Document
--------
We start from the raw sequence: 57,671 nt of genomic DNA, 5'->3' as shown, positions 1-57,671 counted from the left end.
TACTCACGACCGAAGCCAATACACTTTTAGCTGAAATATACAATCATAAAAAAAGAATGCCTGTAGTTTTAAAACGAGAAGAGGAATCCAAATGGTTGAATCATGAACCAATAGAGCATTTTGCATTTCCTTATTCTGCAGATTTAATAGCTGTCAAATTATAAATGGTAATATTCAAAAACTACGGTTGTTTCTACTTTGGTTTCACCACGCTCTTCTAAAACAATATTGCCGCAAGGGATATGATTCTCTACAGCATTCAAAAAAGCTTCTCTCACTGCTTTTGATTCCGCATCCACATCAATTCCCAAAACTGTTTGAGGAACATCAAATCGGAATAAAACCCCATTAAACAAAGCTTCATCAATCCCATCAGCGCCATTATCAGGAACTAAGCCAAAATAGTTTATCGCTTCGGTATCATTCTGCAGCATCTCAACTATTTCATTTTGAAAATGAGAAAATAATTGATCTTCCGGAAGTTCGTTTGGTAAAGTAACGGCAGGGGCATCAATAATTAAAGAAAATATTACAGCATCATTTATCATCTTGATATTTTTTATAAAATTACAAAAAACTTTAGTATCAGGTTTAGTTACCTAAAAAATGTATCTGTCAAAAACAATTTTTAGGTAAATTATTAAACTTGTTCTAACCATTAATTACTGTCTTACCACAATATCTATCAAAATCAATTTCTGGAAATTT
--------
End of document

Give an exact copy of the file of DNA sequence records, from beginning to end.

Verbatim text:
We start from the raw sequence: 57,671 nt of genomic DNA, 5'->3' as shown, positions 1-57,671 counted from the left end.
TACTCACGACCGAAGCCAATACACTTTTAGCTGAAATATACAATCATAAAAAAAGAATGCCTGTAGTTTTAAAACGAGAAGAGGAATCCAAATGGTTGAATCATGAACCAATAGAGCATTTTGCATTTCCTTATTCTGCAGATTTAATAGCTGTCAAATTATAAATGGTAATATTCAAAAACTACGGTTGTTTCTACTTTGGTTTCACCACGCTCTTCTAAAACAATATTGCCGCAAGGGATATGATTCTCTACAGCATTCAAAAAAGCTTCTCTCACTGCTTTTGATTCCGCATCCACATCAATTCCCAAAACTGTTTGAGGAACATCAAATCGGAATAAAACCCCATTAAACAAAGCTTCATCAATCCCATCAGCGCCATTATCAGGAACTAAGCCAAAATAGTTTATCGCTTCGGTATCATTCTGCAGCATCTCAACTATTTCATTTTGAAAATGAGAAAATAATTGATCTTCCGGAAGTTCGTTTGGTAAAGTAACGGCAGGGGCATCAATAATTAAAGAAAATATTACAGCATCATTTATCATCTTGATATTTTTTATAAAATTACAAAAAACTTTAGTATCAGGTTTAGTTACCTAAAAAATGTATCTGTCAAAAACAATTTTTAGGTAAATTATTAAACTTGTTCTAACCATTAATTACTGTCTTACCACAATATCTATCAAAATCAATTTCTGGAAATTT